In an RCT, the intervention or product has to be tightly controlled, both to preserve the integrity of the trial and also for ethical or governance reasons. In a trial, we have to submit ethics amendments every time even the slightest change is made – I can easily see how this would stifle attempts to rapidly cycle through design. Similarly, funders expect us to outline exactly what we will do, when and how, which again doesn’t allow for scrapping bad ideas and starting afresh (ie. failing faster). Funders would say that they need to know in advance their money will be spent wisely, but locking people in to specific avenues of work creates a situation where if you have a bad idea you have to stick with it, which seems like the worst use of money possible.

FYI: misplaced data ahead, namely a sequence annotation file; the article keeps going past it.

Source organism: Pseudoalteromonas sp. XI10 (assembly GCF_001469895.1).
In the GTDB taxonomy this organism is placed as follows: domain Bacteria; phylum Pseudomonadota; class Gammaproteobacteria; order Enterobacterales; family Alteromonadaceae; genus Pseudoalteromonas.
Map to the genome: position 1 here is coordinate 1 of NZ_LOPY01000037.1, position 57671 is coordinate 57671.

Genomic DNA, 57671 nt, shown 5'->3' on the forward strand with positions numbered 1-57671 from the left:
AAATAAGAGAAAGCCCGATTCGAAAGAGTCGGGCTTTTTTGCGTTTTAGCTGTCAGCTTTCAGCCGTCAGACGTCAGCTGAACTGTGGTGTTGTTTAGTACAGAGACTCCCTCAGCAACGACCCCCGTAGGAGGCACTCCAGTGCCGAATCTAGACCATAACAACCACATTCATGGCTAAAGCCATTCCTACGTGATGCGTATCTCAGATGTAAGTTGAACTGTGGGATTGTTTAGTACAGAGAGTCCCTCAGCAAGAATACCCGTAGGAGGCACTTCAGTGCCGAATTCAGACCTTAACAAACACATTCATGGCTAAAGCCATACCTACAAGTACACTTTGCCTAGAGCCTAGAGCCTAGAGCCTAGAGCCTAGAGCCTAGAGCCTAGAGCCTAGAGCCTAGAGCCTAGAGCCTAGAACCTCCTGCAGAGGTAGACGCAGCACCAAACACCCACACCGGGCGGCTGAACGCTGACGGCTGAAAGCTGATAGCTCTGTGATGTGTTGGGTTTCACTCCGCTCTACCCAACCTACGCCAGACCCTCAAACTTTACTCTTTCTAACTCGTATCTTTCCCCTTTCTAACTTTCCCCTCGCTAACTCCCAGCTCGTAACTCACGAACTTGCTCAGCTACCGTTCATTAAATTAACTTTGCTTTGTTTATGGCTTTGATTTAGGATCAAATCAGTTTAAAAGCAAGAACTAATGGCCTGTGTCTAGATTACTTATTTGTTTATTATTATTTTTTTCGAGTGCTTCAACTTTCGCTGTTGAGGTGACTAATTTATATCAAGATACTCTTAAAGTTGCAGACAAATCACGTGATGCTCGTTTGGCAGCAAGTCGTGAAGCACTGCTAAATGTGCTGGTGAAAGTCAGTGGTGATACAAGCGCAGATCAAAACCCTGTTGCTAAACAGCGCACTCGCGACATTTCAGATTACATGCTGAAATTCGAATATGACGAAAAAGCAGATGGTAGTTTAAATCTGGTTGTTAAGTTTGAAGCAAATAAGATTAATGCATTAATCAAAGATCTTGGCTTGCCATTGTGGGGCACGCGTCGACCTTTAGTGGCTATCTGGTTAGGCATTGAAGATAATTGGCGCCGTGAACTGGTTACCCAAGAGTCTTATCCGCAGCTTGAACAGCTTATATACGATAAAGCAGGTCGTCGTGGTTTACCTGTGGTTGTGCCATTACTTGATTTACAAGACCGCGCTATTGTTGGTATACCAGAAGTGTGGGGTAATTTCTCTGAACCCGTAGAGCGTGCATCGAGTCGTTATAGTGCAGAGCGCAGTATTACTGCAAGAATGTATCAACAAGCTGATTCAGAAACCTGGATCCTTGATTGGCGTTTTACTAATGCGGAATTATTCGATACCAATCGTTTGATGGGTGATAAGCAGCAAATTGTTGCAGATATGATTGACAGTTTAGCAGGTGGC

I wonder if this is somewhere that PPI can play a role. On a very practical level, it would avoid the ethics issues – you don’t get ethics approval for PPI as they’re not ‘participants’ as such (which is not to say PPI doesn’t have ethical issues or they’re not important, simply that it’s recognised that it doesn’t fit in the governance frameworks as a type of study ‘done to’ participants). This also might help in terms of defining what the outcome of interest should be – it might not be appropriate to immediately expect to measure clinical improvement, as you might not be sure what or how you’re improving things (or it may even emerge that it’s not clinical factors you’re interested in, but patient empowerment or quality of life). The outcome could in fact be level of user involvement, a measure of how much we’re building something with the end user in mind, rather than effect on symptoms or health – as Mark put it, what the end customer needs to trust and use your intervention.